Dr David G Green is Director of Civitas
The Government’s austerity programme is starting to harm our economic recovery. As Tim Montgomerie argued yesterday, 'Cuts are now the dominant theme of this government'.
Much of the current debate pits supply-side economics versus demand management, but in A Strategy For Economic Growth, we argue that the reduction in manufacturing has structurally weakened our economy and impaired the ability of the private sector to grow rapidly.
The scale of our national debt is a major cause for concern, but it is not the biggest challenge we face. Nor is climate change. It is de-industrialisation. In fact, the massive de-industrialisation of our economy in the last 30 years has been a major cause of our high public and private debt. In particular, it led to a current account deficit, which has been partially funded by borrowing. The spare productive capacity that could be taken for granted in the economic downturns of the early 1980s and early 1990s is simply no longer there. This means that tight control of fiscal policy of the kind currently in favour cannot be counted on to spark automatic economic growth in the private sector. Large scale investment, especially in new manufacturing capacity, is needed; and in the immediate future some of it will have to come from the public sector.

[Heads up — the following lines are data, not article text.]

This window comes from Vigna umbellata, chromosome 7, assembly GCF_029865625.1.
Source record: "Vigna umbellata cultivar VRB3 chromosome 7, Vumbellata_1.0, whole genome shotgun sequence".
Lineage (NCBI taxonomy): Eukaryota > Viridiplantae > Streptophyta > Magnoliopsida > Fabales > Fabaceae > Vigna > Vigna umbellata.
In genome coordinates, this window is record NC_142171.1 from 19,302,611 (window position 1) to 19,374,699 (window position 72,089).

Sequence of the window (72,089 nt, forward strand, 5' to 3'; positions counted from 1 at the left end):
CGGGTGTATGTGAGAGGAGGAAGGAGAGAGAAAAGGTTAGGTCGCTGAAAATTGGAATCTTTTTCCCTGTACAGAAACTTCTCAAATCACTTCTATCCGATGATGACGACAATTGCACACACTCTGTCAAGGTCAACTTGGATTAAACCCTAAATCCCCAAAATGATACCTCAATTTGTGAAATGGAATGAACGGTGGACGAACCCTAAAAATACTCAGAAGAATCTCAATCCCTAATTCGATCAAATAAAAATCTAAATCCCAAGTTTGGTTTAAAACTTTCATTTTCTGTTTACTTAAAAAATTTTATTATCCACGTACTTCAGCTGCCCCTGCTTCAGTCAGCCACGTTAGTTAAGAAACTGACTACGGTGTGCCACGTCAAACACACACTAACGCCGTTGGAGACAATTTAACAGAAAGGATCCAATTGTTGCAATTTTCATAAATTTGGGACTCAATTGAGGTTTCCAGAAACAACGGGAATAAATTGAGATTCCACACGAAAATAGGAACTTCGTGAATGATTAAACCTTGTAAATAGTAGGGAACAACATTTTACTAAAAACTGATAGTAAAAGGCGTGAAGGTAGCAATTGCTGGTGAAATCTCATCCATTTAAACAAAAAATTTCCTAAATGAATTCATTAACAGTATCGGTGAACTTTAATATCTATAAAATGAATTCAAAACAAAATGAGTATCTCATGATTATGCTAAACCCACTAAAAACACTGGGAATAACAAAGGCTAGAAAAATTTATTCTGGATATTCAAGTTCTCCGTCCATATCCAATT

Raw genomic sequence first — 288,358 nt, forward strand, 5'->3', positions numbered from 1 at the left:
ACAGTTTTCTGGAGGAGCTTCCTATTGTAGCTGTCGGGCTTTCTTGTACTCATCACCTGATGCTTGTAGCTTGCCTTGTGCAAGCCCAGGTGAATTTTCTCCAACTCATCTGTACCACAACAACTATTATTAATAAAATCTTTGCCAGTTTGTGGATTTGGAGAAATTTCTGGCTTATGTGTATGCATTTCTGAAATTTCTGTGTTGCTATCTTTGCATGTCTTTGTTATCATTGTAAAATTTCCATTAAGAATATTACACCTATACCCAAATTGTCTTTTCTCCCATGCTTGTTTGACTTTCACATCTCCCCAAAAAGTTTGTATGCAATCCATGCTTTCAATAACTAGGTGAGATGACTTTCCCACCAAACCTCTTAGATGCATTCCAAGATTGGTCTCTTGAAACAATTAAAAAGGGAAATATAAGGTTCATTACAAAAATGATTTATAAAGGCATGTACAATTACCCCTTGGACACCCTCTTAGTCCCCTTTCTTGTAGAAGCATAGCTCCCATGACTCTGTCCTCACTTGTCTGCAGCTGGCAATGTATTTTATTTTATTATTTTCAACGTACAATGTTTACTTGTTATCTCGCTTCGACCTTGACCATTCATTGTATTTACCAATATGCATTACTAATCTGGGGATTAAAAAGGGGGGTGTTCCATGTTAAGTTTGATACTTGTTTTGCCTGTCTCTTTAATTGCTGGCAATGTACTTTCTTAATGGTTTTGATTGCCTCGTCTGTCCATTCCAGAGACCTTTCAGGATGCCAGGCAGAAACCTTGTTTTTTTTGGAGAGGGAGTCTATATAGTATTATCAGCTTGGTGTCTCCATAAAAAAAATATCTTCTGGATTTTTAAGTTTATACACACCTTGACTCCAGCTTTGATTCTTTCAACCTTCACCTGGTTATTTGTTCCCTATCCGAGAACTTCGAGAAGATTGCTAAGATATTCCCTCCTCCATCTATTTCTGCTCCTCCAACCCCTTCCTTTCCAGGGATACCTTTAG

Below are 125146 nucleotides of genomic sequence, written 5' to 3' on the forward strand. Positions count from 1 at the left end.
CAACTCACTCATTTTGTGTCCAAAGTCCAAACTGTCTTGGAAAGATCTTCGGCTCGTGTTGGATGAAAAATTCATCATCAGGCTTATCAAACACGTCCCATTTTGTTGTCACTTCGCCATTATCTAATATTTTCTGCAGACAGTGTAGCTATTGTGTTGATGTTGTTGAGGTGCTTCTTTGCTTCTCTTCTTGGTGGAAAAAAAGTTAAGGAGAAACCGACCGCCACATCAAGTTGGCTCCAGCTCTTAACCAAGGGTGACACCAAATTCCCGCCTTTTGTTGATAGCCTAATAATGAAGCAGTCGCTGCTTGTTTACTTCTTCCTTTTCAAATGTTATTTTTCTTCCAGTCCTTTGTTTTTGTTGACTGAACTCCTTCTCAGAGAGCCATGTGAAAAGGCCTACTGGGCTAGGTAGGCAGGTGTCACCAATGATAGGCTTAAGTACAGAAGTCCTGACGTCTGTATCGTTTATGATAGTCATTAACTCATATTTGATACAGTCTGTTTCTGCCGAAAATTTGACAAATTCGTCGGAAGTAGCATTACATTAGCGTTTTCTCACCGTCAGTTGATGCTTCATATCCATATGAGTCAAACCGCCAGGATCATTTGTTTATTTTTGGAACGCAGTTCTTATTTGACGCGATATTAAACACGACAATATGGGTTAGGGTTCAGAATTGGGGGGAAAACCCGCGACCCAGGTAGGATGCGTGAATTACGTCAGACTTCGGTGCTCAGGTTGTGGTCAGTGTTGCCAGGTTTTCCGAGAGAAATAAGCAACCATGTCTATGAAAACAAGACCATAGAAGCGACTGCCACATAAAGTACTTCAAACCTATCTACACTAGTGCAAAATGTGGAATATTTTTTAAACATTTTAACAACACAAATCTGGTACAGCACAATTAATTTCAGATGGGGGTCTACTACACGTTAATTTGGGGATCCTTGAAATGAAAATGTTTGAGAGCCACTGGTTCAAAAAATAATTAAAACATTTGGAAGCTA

And yet, the government is committed to an austerity programme that is making matters worse. The argument is developed in this piece in the Telegraph, which links the follies of the Weimar Republic with Mr Cameron’s austerity package, especially his blind refusal to cut taxes.
Manufacturing is still called "metal bashing" by some commentators, as if it belongs to yesterday, but its vital importance for our economic revival is described in this Telegraph article.
You can overdo austerity.